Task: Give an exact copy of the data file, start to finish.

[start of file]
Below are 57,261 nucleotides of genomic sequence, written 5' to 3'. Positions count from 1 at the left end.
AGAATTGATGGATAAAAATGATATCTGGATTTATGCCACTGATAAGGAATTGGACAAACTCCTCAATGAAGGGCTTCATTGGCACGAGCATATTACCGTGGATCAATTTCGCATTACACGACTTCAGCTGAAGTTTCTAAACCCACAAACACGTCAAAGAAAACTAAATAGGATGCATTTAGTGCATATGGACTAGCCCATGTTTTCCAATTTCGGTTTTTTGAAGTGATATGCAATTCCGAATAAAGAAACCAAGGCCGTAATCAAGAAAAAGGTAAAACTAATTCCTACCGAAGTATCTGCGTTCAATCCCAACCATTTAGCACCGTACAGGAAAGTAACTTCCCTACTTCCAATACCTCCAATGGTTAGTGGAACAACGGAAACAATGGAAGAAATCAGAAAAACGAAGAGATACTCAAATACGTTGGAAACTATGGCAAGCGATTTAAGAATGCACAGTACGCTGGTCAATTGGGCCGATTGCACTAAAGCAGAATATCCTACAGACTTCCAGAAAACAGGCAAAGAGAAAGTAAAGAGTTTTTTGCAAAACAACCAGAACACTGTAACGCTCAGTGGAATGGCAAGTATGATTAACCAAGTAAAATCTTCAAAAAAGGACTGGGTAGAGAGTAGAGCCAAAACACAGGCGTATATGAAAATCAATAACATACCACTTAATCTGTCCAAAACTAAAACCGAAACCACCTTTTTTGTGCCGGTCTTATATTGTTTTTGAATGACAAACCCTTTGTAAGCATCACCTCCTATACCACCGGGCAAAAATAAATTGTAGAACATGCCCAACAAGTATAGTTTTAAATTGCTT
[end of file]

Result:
Below are 57,261 nucleotides of genomic sequence, written 5' to 3'. Positions count from 1 at the left end.
AGAATTGATGGATAAAAATGATATCTGGATTTATGCCACTGATAAGGAATTGGACAAACTCCTCAATGAAGGGCTTCATTGGCACGAGCATATTACCGTGGATCAATTTCGCATTACACGACTTCAGCTGAAGTTTCTAAACCCACAAACACGTCAAAGAAAACTAAATAGGATGCATTTAGTGCATATGGACTAGCCCATGTTTTCCAATTTCGGTTTTTTGAAGTGATATGCAATTCCGAATAAAGAAACCAAGGCCGTAATCAAGAAAAAGGTAAAACTAATTCCTACCGAAGTATCTGCGTTCAATCCCAACCATTTAGCACCGTACAGGAAAGTAACTTCCCTACTTCCAATACCTCCAATGGTTAGTGGAACAACGGAAACAATGGAAGAAATCAGAAAAACGAAGAGATACTCAAATACGTTGGAAACTATGGCAAGCGATTTAAGAATGCACAGTACGCTGGTCAATTGGGCCGATTGCACTAAAGCAGAATATCCTACAGACTTCCAGAAAACAGGCAAAGAGAAAGTAAAGAGTTTTTTGCAAAACAACCAGAACACTGTAACGCTCAGTGGAATGGCAAGTATGATTAACCAAGTAAAATCTTCAAAAAAGGACTGGGTAGAGAGTAGAGCCAAAACACAGGCGTATATGAAAATCAATAACATACCACTTAATCTGTCCAAAACTAAAACCGAAACCACCTTTTTTGTGCCGGTCTTATATTGTTTTTGAATGACAAACCCTTTGTAAGCATCACCTCCTATACCACCGGGCAAAAATAAATTGTAGAACATGCCCAACAAGTATAGTTTTAAATTGCTT